This year’s finalists come from five countries and include The Babel Table (multiple arrangements of latex membranes and compressed air to produce a variety of “voices” from deep percussive effects to electronic-like chirping), the Bone Conductive Instrument (an instrument that “vibrates the individual resonant frequencies of the body”), the Circle guitar (an electric guitar concept that “uses a rotating wheel that strikes the strings”), and the X.E.K.I. (short for eXpressive Electronic Keyboard Instrument).
Aside from being a fascinating competition in its own right, the effort is also particularly brilliant marketing for the Center for Music Technology at the Georgia Tech School of Music which sponsors the whole initiative. I imagine this works very well. What aspiring musical technologist wouldn’t put the school at the top of their list after seeing some of these innovations?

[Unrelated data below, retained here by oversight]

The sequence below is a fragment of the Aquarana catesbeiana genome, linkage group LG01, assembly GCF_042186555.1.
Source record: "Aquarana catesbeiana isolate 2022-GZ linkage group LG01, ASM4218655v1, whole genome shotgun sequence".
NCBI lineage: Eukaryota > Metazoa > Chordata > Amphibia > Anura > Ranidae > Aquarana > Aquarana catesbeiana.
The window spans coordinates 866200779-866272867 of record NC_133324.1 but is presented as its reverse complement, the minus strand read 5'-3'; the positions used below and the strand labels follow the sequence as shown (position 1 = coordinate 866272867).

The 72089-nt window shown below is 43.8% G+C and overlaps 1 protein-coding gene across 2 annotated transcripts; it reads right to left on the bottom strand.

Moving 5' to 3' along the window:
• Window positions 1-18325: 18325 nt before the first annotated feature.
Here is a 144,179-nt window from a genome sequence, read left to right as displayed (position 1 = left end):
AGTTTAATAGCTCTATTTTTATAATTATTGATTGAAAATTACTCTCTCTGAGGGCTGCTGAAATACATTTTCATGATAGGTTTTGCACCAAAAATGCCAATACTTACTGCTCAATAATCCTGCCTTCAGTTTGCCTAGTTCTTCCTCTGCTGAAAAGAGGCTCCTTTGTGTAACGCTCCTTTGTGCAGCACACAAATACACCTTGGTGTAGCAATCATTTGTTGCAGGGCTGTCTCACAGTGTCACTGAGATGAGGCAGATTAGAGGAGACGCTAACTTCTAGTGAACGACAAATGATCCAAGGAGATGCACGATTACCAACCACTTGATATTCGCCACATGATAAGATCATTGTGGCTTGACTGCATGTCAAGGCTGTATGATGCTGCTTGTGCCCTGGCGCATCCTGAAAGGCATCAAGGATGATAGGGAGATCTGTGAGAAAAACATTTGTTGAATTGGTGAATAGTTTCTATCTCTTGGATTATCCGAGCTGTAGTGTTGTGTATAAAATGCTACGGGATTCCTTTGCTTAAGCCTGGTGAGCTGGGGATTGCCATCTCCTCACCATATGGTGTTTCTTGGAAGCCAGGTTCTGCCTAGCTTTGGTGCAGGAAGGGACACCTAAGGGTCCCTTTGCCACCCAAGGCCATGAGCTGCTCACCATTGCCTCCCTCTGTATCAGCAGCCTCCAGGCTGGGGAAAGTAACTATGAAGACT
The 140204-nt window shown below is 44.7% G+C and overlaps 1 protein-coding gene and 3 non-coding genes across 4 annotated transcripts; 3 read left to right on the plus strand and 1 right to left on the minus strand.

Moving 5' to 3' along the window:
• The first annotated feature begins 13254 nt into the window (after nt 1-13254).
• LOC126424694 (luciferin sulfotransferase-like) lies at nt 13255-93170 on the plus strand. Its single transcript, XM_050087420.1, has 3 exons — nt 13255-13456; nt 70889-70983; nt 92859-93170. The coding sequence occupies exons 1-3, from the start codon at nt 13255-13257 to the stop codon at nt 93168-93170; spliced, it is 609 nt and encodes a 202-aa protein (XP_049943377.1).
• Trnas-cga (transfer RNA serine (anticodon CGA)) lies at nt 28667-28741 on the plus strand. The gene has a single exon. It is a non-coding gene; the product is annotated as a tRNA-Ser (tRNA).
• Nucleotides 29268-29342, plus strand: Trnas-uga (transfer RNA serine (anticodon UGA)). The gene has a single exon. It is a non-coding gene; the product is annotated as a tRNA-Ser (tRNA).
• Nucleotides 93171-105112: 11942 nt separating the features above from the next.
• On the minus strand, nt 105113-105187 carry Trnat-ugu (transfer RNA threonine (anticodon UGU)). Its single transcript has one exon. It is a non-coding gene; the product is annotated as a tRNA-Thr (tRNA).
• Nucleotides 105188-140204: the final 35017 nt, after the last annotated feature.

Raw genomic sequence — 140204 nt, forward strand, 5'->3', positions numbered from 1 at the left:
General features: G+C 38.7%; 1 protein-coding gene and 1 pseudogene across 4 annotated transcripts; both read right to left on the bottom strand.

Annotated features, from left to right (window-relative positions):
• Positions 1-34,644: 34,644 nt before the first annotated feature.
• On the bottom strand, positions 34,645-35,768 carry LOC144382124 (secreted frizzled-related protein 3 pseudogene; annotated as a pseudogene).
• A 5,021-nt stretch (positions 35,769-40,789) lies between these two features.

Even More Non-Obvious Stories …
Every week I always curate more stories than I’m able to explore in detail. Instead of skipping those stories, I started to share them in this section so you can skim the headlines and click on any that spark your interest:
- How a 27-Year-Old Codebreaker Busted the Myth of Bitcoin’s Anonymity
- Gen Z Americans Want Rent Payments Included in Their Credit Scores. Zillow Is Responding
- AI Girlfriend Bots Swarm OpenAI’s GPT Marketplace
- ‘How Migration Really Works’ Brings Calm Rigor to A Heated Issue
- Should Dollar Stores Be Banned in North America?
How are these stories curated?
Every week I spend hours going through hundreds of stories in order to curate this email. Looking for a speaker to inspire your team to become non-obvious thinkers through a keynote or workshop? Watch my new 2023 speaking reel on YouTube >>
This Non-Obvious Insights Newsletter is curated by Rohit Bhargava.